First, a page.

TL;DR version: There seems to be some argument about whether dogs are carnivores or omnivores. It is more important that you follow the guidelines for how much meat and plant matter to feed your dog than to worry about the taxonomic distinction that dogs fall into.
Case for omnivores
Humans and dogs (and pigs and bears) are monogastric omnivores. This simply means that they have one stomach [...] and consume a variety of animal and plant items. Pigs may eat far more vegetables and dogs much more meat, but we all find ourselves somewhere along the same continuum.
Cats, on the other hand, are obligate carnivores. While dogs can survive (though perhaps not thrive) on a vegetarian diet, cats must eat meat to fulfil their nutritional requirements. [Goes on to describe how dogs' teeth and taste buds are useful for eating vegetable matter.]
Source: Grab Life by the Leash
A dog's diet should consist of balanced porportions of proteins, carbohydrates, fats and, of course, water. A dog can go days without food and lose 30% to 40% of it's body weight without dying, but a 10% to 15% water loss could be fatal. All-meat diets are not recommended for dogs due to the lack of calcium and iron found in meat. Diet supplements should be avoided. Human foods that can be fatal to dogs include moldy cheese, onions, and chocolate. Feral domestic dogs will eat a variety of foods including animals and fruits.
Primary Diet: omnivore
Source: University of Michigan Museum of Zoology
Case for carnivores
Dogs do not normally produce the necessary enzymes in their saliva (amylase, for example) to start the break-down of carbohydrates and starches [...] Nor do dogs have the kinds of friendly bacteria that break down cellulose and starch for them. As a result, most of the nutrients contained in plant matter—even preprocessed plant matter—are unavailable to dogs.
Source (author doesn't really cite her experience - seems to be a personal website, albeit one with a lot of quotes)
With regards to keeping a dog as a pet, I'm not sure that the actual distinction matters. (If you want a deeper knowledge than that required to keep a dog as a pet, the Biology Stack Exchange should have plenty of experts who might be able to give a better answer than us.) Further, there is a large variation in how much meat is eaten within both the "carnivore" and "omnivore" spectrums.
The key things to note are:
- Dogs, like us, do not thrive on a vegetarian diet.
- They also do not do well on an all-meat diet.
- It would be best to feed your dog a balanced diet that contains both animal and plant items.
- Different dogs require different levels of meat in their diets. Chihuahuas (and many other toy breeds) have evolved to eat predominantly a "people diet" of vegetables, corn and only a little meat, whereas war dogs like mastiffs were bred an an all-meat diet. Source.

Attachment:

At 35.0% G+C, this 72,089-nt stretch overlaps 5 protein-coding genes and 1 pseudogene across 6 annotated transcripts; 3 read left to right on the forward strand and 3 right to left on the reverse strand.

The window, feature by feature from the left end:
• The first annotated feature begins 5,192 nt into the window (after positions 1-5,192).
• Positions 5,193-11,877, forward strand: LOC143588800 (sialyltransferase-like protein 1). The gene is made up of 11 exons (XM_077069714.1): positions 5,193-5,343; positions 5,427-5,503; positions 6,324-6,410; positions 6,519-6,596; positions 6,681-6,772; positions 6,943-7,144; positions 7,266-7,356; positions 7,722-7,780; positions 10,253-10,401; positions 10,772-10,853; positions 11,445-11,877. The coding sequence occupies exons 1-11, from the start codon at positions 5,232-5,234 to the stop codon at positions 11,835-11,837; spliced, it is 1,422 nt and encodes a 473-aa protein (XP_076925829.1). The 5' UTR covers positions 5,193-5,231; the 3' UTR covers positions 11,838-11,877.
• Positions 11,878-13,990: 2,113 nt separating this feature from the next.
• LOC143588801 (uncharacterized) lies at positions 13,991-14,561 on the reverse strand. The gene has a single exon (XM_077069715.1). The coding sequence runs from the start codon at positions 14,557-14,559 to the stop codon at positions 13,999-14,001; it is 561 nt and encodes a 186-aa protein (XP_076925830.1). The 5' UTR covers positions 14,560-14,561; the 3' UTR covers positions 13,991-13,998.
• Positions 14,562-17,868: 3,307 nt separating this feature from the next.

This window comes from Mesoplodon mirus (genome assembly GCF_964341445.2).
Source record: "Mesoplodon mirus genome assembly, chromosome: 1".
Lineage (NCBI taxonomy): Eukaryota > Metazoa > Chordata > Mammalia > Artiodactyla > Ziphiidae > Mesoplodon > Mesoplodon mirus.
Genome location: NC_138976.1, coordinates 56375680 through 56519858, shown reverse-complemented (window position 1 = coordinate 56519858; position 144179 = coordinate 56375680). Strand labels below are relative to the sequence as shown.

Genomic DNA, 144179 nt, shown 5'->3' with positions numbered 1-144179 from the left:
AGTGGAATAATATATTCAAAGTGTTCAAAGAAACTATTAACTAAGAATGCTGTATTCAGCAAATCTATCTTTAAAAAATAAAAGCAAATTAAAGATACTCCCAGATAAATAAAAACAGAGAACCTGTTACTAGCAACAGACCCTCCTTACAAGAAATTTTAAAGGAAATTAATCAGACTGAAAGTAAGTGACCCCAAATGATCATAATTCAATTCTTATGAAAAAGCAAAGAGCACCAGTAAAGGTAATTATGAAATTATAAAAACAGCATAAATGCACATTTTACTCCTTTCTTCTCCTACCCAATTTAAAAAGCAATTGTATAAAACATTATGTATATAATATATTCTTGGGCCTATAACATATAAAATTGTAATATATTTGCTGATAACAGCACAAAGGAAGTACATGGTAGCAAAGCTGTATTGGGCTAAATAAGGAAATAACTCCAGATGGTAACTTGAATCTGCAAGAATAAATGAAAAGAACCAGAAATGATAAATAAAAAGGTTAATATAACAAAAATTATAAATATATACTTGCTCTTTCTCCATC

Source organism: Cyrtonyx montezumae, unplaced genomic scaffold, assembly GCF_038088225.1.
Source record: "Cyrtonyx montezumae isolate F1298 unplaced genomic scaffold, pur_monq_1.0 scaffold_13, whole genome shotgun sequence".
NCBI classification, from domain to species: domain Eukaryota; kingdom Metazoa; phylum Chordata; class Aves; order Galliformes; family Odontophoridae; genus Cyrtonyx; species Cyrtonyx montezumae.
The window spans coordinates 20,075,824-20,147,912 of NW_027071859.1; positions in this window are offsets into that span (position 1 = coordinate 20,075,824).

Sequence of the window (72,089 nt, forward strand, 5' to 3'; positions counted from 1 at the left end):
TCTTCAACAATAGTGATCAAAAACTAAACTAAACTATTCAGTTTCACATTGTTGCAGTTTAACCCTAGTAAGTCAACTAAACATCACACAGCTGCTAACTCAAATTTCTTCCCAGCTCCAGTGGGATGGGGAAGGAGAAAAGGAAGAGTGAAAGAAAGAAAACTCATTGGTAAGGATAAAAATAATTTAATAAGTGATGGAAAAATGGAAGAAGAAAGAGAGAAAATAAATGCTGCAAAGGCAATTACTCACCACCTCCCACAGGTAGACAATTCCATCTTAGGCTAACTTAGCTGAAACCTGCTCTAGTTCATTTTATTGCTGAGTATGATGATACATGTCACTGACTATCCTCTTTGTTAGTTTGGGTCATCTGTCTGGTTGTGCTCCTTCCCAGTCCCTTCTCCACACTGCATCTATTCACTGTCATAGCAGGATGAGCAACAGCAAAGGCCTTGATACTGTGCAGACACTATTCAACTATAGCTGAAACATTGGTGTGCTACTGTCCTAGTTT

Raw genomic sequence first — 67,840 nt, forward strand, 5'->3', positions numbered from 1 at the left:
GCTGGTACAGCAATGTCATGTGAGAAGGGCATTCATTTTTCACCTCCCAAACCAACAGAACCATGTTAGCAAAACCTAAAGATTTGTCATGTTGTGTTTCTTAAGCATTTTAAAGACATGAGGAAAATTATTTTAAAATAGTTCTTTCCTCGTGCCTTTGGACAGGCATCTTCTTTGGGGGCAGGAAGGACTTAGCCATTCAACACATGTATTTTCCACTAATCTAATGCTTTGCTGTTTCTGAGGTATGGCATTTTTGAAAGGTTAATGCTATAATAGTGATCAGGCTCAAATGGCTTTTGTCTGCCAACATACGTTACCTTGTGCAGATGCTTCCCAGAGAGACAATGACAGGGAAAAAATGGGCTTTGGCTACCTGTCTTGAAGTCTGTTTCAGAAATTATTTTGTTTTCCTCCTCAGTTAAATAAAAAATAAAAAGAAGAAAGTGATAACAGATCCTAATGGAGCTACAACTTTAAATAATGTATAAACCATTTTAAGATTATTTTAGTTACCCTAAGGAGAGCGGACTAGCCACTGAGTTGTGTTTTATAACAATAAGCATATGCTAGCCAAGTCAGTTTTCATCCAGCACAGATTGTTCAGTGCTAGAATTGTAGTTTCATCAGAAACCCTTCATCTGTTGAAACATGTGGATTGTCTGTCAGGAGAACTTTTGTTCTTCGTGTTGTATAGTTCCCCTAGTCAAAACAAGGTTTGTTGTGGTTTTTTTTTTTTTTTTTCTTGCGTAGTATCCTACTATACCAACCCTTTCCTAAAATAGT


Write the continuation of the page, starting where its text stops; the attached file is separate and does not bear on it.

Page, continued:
How will not feeding them meat affect their health?
[T]he protein and calcium needs of the dog and cat are much higher than those for humans. These nutrients are most easily provided through animal-derived ingredients. Some plants, such as soy, are high in protein, but the amino acids within the protein are not as balanced as they are for most animal-source ingredients. Dogs and cats also need a dietary source of vitamin B12, a substance not found in most plants. All animals "need" this vitamin, but plant-eating animals such as cattle and sheep can make their own through the action of bacteria in their gastrointestinal tracts, provided there are adequate amounts of the mineral cobalt in the diet (which is found in plants).
How will not feeding them plants affect their health?
There's a distinction between different types of carnivores:
Animals that depend solely on animal flesh for their nutrient requirements are considered obligate carnivores while those that also consume non-animal food are considered facultative carnivores.
Source: Mammals: Carnivores. Duane E. Ullrey. Encyclopedia of Animal Science. - reference in Wikipedia
Even those sources that claim that dogs are carnivores are not claiming that dogs are obligate carnivores. In other words, even if they are carnivores, they are not the type of carnivore that eats only meat.
[T]here is no such a thing as an all-meat diet in the wild. Wild wolves inevitably digest a fair amount of plant matter too – as they benefit from the plant diet of the prey animals they hunt.
And finally, as quoted above:
All-meat diets are not recommended for dogs due to the lack of calcium and iron found in meat.